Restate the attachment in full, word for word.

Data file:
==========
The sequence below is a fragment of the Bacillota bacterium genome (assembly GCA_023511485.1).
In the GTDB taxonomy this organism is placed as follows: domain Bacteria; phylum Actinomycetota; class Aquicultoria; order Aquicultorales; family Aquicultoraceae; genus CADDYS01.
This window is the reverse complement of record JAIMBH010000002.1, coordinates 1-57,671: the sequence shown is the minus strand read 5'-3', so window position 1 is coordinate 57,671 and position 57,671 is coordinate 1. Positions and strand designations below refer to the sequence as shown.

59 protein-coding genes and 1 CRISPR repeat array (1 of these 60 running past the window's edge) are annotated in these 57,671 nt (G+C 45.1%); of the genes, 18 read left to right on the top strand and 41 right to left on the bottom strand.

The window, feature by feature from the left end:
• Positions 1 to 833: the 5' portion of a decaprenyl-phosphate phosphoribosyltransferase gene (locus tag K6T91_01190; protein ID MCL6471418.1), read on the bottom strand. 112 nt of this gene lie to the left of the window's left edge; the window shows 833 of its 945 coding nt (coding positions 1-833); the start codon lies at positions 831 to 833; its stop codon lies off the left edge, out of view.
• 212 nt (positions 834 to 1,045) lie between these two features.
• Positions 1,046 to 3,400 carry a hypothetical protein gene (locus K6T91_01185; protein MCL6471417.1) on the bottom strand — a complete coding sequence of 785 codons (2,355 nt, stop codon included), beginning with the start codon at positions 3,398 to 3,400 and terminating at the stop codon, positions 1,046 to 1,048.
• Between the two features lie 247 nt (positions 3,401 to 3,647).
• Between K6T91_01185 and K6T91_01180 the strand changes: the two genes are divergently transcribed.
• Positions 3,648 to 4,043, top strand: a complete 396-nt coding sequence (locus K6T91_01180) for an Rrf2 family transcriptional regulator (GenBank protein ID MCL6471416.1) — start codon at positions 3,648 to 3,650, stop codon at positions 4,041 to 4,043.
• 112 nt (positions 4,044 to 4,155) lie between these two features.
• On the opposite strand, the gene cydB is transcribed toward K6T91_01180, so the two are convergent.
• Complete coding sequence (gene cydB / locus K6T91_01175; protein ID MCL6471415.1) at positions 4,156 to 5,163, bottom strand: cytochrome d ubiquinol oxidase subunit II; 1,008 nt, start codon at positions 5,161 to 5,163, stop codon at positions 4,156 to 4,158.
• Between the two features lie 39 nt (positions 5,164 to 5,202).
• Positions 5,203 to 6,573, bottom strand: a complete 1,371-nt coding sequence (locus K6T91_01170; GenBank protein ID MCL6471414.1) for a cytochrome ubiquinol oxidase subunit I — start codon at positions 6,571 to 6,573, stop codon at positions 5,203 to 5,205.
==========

The sequence below is a fragment of the Bacillota bacterium genome (assembly GCA_023511485.1).
In the GTDB taxonomy this organism is placed as follows: domain Bacteria; phylum Actinomycetota; class Aquicultoria; order Aquicultorales; family Aquicultoraceae; genus CADDYS01.
This window is the reverse complement of record JAIMBH010000002.1, coordinates 1-57,671: the sequence shown is the minus strand read 5'-3', so window position 1 is coordinate 57,671 and position 57,671 is coordinate 1. Positions and strand designations below refer to the sequence as shown.

59 protein-coding genes and 1 CRISPR repeat array (1 of these 60 running past the window's edge) are annotated in these 57,671 nt (G+C 45.1%); of the genes, 18 read left to right on the top strand and 41 right to left on the bottom strand.

The window, feature by feature from the left end:
• Positions 1 to 833: the 5' portion of a decaprenyl-phosphate phosphoribosyltransferase gene (locus tag K6T91_01190; protein ID MCL6471418.1), read on the bottom strand. 112 nt of this gene lie to the left of the window's left edge; the window shows 833 of its 945 coding nt (coding positions 1-833); the start codon lies at positions 831 to 833; its stop codon lies off the left edge, out of view.
• 212 nt (positions 834 to 1,045) lie between these two features.
• Positions 1,046 to 3,400 carry a hypothetical protein gene (locus K6T91_01185; protein MCL6471417.1) on the bottom strand — a complete coding sequence of 785 codons (2,355 nt, stop codon included), beginning with the start codon at positions 3,398 to 3,400 and terminating at the stop codon, positions 1,046 to 1,048.
• Between the two features lie 247 nt (positions 3,401 to 3,647).
• Between K6T91_01185 and K6T91_01180 the strand changes: the two genes are divergently transcribed.
• Positions 3,648 to 4,043, top strand: a complete 396-nt coding sequence (locus K6T91_01180) for an Rrf2 family transcriptional regulator (GenBank protein ID MCL6471416.1) — start codon at positions 3,648 to 3,650, stop codon at positions 4,041 to 4,043.
• 112 nt (positions 4,044 to 4,155) lie between these two features.
• On the opposite strand, the gene cydB is transcribed toward K6T91_01180, so the two are convergent.
• Complete coding sequence (gene cydB / locus K6T91_01175; protein ID MCL6471415.1) at positions 4,156 to 5,163, bottom strand: cytochrome d ubiquinol oxidase subunit II; 1,008 nt, start codon at positions 5,161 to 5,163, stop codon at positions 4,156 to 4,158.
• Between the two features lie 39 nt (positions 5,164 to 5,202).
• Positions 5,203 to 6,573, bottom strand: a complete 1,371-nt coding sequence (locus K6T91_01170; GenBank protein ID MCL6471414.1) for a cytochrome ubiquinol oxidase subunit I — start codon at positions 6,571 to 6,573, stop codon at positions 5,203 to 5,205.